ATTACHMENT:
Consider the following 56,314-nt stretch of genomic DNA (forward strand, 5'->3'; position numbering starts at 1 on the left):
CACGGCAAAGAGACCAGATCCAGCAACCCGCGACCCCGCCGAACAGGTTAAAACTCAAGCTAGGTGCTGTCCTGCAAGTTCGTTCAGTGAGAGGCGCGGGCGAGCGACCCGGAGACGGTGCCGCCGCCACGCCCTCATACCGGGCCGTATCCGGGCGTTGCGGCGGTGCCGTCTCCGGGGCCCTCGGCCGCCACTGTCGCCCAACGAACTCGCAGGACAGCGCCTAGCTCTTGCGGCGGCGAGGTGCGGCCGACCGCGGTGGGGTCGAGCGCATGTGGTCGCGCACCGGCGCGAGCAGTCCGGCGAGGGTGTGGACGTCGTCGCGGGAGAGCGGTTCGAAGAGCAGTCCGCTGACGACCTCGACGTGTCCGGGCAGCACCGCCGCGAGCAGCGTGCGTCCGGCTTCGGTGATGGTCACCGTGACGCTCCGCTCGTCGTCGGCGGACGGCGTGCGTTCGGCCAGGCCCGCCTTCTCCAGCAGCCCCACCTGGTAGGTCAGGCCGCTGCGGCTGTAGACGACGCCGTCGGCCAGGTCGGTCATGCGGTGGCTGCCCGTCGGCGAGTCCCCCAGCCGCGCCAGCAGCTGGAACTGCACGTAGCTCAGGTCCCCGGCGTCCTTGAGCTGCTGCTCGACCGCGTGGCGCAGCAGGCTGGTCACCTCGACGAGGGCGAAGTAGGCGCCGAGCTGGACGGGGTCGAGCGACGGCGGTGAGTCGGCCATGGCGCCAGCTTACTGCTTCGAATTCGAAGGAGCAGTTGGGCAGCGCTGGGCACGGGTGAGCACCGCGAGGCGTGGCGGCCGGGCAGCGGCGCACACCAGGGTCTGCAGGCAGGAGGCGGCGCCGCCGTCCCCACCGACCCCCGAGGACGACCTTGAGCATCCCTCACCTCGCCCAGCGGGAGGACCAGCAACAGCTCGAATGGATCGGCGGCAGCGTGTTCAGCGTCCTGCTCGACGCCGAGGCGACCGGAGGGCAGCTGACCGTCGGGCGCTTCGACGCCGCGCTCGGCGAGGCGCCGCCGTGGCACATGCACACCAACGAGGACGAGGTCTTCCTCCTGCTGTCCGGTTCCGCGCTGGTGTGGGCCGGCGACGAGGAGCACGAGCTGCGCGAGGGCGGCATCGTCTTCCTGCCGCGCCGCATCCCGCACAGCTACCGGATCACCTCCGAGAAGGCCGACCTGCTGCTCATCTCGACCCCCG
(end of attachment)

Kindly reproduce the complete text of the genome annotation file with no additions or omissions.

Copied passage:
Consider the following 56,314-nt stretch of genomic DNA (forward strand, 5'->3'; position numbering starts at 1 on the left):
CACGGCAAAGAGACCAGATCCAGCAACCCGCGACCCCGCCGAACAGGTTAAAACTCAAGCTAGGTGCTGTCCTGCAAGTTCGTTCAGTGAGAGGCGCGGGCGAGCGACCCGGAGACGGTGCCGCCGCCACGCCCTCATACCGGGCCGTATCCGGGCGTTGCGGCGGTGCCGTCTCCGGGGCCCTCGGCCGCCACTGTCGCCCAACGAACTCGCAGGACAGCGCCTAGCTCTTGCGGCGGCGAGGTGCGGCCGACCGCGGTGGGGTCGAGCGCATGTGGTCGCGCACCGGCGCGAGCAGTCCGGCGAGGGTGTGGACGTCGTCGCGGGAGAGCGGTTCGAAGAGCAGTCCGCTGACGACCTCGACGTGTCCGGGCAGCACCGCCGCGAGCAGCGTGCGTCCGGCTTCGGTGATGGTCACCGTGACGCTCCGCTCGTCGTCGGCGGACGGCGTGCGTTCGGCCAGGCCCGCCTTCTCCAGCAGCCCCACCTGGTAGGTCAGGCCGCTGCGGCTGTAGACGACGCCGTCGGCCAGGTCGGTCATGCGGTGGCTGCCCGTCGGCGAGTCCCCCAGCCGCGCCAGCAGCTGGAACTGCACGTAGCTCAGGTCCCCGGCGTCCTTGAGCTGCTGCTCGACCGCGTGGCGCAGCAGGCTGGTCACCTCGACGAGGGCGAAGTAGGCGCCGAGCTGGACGGGGTCGAGCGACGGCGGTGAGTCGGCCATGGCGCCAGCTTACTGCTTCGAATTCGAAGGAGCAGTTGGGCAGCGCTGGGCACGGGTGAGCACCGCGAGGCGTGGCGGCCGGGCAGCGGCGCACACCAGGGTCTGCAGGCAGGAGGCGGCGCCGCCGTCCCCACCGACCCCCGAGGACGACCTTGAGCATCCCTCACCTCGCCCAGCGGGAGGACCAGCAACAGCTCGAATGGATCGGCGGCAGCGTGTTCAGCGTCCTGCTCGACGCCGAGGCGACCGGAGGGCAGCTGACCGTCGGGCGCTTCGACGCCGCGCTCGGCGAGGCGCCGCCGTGGCACATGCACACCAACGAGGACGAGGTCTTCCTCCTGCTGTCCGGTTCCGCGCTGGTGTGGGCCGGCGACGAGGAGCACGAGCTGCGCGAGGGCGGCATCGTCTTCCTGCCGCGCCGCATCCCGCACAGCTACCGGATCACCTCCGAGAAGGCCGACCTGCTGCTCATCTCGACCCCCG